Theodore Melfi’s screenplay colours firmly within the lines, not once straying outside the mildly amusing but predictable confines of the formulaic narrative. Overall, it’s fairly one-note and hinges almost entirely on the insatiable charisma and rapport of its lead actors.

But what charisma it is. Caine, Freeman and Arkin are having bundles of fun planning heists, sassing one another and sleeping around in this brisk 96-minute film. One standout sequence sees the trio put their heist skills into practice by experimenting with how many chicken cordon bleu ingredients they can stuff into their suspenders at the local supermarket. If that kind of harmless humour seems like your speed, Going in Style delivers in spades.

At the end of the day, Going in Style has two unquenchably great qualities; it offers spirited heart and soul. The pacing travels at a fair clip and the central themes of friendship through hardship, family and teamwork are hard to begrudge. It’s an enjoyable time at the movies that won’t threaten to offend or unsettle in the slightest.

Going in Style is available in Australian cinemas from April 20 

Image courtesy of Roadshow Films

Movie Review – CHIPS

Humourless, disorderly and just plain ugly – you really don’t want to watch CHIPS, trust me.

½
Rhys Graeme Drury

From Charlie’s Angels to Starsky and Hutch and 21 Jump Street, Hollywood loves to dig into the past and resurrect dusty 70s and 80s TV shows and give them a raunchy 21st Century spin. Sometimes it works (the Jump Street movies are a hoot) and sometimes it doesn’t (that Dukes of Hazzard thing with Jessica Simpson) – and then there is CHIPS.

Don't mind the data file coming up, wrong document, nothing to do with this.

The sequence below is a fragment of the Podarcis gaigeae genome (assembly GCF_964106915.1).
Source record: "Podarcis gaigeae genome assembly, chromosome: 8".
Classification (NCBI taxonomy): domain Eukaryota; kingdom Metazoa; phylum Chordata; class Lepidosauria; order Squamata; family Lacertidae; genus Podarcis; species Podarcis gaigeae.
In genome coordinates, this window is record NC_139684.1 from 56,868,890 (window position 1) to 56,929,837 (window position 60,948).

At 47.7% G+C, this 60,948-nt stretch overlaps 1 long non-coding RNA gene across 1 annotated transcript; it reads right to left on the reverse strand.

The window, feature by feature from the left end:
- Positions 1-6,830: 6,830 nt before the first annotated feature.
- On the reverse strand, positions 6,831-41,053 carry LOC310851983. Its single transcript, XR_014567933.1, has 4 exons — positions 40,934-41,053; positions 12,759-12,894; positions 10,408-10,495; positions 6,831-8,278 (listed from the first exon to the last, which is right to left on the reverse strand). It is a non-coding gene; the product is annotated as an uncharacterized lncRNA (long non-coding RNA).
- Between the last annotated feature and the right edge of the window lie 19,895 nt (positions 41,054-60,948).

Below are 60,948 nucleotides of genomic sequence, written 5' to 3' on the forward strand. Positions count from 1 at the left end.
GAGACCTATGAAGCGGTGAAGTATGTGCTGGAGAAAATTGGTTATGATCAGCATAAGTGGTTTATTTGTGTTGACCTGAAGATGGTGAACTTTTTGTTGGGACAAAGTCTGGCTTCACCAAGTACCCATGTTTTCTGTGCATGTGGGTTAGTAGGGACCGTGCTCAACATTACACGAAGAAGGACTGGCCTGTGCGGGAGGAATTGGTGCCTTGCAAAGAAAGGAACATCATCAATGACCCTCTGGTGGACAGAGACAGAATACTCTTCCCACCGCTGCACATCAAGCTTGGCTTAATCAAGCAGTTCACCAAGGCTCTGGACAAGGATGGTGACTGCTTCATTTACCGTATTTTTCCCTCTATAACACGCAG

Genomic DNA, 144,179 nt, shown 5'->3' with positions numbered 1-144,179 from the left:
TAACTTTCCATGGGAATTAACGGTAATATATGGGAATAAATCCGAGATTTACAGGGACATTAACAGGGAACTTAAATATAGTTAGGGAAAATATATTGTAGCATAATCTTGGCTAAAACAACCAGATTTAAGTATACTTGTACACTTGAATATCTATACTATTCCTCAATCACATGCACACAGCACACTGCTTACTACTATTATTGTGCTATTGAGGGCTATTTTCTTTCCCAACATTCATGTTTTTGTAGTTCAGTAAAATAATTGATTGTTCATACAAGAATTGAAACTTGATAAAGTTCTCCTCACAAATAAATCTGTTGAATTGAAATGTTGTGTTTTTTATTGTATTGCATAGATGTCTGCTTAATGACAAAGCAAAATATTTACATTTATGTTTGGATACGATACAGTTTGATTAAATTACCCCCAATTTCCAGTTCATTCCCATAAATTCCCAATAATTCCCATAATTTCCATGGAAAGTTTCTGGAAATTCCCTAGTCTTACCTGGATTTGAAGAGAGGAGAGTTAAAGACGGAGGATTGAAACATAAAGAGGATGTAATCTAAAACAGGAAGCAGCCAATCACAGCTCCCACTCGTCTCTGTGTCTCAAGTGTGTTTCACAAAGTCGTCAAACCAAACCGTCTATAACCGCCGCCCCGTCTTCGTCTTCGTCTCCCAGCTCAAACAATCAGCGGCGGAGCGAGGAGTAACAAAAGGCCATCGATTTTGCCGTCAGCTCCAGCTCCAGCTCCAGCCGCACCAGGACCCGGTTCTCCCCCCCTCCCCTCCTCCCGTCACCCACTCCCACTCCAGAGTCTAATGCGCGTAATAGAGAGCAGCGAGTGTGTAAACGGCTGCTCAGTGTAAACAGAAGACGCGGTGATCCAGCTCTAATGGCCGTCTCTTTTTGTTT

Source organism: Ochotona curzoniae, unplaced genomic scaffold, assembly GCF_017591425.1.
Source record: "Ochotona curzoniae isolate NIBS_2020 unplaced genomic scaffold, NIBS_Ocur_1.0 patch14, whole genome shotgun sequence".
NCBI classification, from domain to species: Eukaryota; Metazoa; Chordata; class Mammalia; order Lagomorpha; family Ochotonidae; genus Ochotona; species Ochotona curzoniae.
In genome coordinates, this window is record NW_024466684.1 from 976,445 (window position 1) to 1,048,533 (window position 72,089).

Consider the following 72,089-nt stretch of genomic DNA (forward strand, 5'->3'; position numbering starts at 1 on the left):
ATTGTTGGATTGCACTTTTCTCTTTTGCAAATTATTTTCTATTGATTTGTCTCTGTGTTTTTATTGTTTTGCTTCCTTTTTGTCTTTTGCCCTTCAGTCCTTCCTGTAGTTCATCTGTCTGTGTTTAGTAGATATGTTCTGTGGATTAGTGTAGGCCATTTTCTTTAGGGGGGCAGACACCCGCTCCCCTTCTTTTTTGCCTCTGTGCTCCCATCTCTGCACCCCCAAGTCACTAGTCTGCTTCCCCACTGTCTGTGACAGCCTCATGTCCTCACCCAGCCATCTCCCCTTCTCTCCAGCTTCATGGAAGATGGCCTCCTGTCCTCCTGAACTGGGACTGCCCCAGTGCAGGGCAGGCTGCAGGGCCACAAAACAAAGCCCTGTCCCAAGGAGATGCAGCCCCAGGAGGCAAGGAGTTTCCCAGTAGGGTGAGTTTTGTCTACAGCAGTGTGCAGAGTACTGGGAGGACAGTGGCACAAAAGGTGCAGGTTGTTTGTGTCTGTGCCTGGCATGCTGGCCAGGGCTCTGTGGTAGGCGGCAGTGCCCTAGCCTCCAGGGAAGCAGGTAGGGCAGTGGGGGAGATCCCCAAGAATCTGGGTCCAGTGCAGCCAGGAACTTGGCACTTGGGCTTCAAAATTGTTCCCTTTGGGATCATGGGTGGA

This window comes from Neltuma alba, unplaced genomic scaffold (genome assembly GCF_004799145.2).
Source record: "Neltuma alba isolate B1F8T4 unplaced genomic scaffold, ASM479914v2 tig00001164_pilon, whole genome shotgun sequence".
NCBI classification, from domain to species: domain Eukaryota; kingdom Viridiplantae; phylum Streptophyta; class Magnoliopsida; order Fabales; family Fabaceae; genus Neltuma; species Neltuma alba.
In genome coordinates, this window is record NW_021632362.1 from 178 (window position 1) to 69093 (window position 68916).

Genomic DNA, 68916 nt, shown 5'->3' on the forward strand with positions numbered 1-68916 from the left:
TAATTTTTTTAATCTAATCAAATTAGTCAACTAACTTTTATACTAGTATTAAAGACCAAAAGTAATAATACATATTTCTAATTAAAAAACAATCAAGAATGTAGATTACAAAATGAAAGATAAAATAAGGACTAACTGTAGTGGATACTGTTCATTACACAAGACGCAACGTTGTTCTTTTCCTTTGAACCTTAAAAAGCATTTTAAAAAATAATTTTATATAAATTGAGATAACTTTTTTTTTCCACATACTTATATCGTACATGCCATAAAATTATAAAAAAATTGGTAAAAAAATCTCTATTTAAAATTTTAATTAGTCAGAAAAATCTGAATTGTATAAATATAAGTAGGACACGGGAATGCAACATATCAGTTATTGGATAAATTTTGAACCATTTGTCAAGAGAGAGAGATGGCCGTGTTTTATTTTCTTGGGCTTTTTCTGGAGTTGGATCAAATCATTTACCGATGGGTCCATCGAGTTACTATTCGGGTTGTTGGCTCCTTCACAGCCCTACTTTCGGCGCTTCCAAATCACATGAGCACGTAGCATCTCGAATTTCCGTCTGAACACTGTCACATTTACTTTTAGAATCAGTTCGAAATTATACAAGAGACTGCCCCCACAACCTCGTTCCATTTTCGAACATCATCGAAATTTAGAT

I want you to close your eyes and picture the least funny film you can imagine, where each scene is a joyless, jumbled mess of disjointed editing, harried plot details and distasteful, putrid humour. That movie you’re picturing in your head doesn’t even come close to how offensively bad Chips is. To paraphrase the great Roger Ebert, CHIPS doesn’t just scrape the bottom of the barrel – it doesn’t even belong in the same sentence as the worst barrels imaginable.

Hang on a second; I’m getting ahead of myself. Let’s circle back to a brief plot synopsis, shall we? Not that it really matters – telling a coherent narrative isn’t just secondary in Chips, it’s situated somewhere outside the top ten when it comes to what really matters to writer, director and co-lead actor Dax Shepard.

As I said, CHIPS is based on a cute 70s cop show about the California Highway Patrol ,(hence the bafflingly nonsensical acronym for a title). Shepard plays Jon Baker, a retired motorcycle stunt rider who enrols in the CHP to win back the affection of his visibly disinterested and disloyal wife Karen (Kristen Bell, who is Shepard’s actual wife in real-life – haha, so meta – this film has so many layers!)

Jon’s partner is undercover FBI agent slash legit sexual predator who needs to be locked up Frank ‘Ponch’ Poncherello (Michael Peña). When Ponch screws the pooch and shoots another office while attempting to foil a heist, he’s placed undercover alongside the hapless Baker and together they need to learn to work together and end the string of heists. Hilarity ensues, presumably.

If only that were the case. Alas, CHIPS doesn’t just fail to entertain as an action-comedy, it pretty much fails in any and all respects. The narrative, as I mentioned, is incoherent at best. For a film with such a simple setup, there are at least a dozen too many characters.

The villains are sketchy (by which I mean they have zero motivation or genuine logical thought for anything), the heroes are either dim-witted douchebags or straight-up sex pests and the reasons for us to care are practically non-existent. The editing is terrible, the action is limp and scenes just lurch from one unfunny joke to the next with no purpose or driving force. I’ve genuinely never seen a major studio film as poorly structured, shot and edited as CHIPS. Worst of all, the humour is just plain mean. Jokes are made at the expense of gay people, people with disability, people with Crohn’s Disease, women in general – the list goes on and on.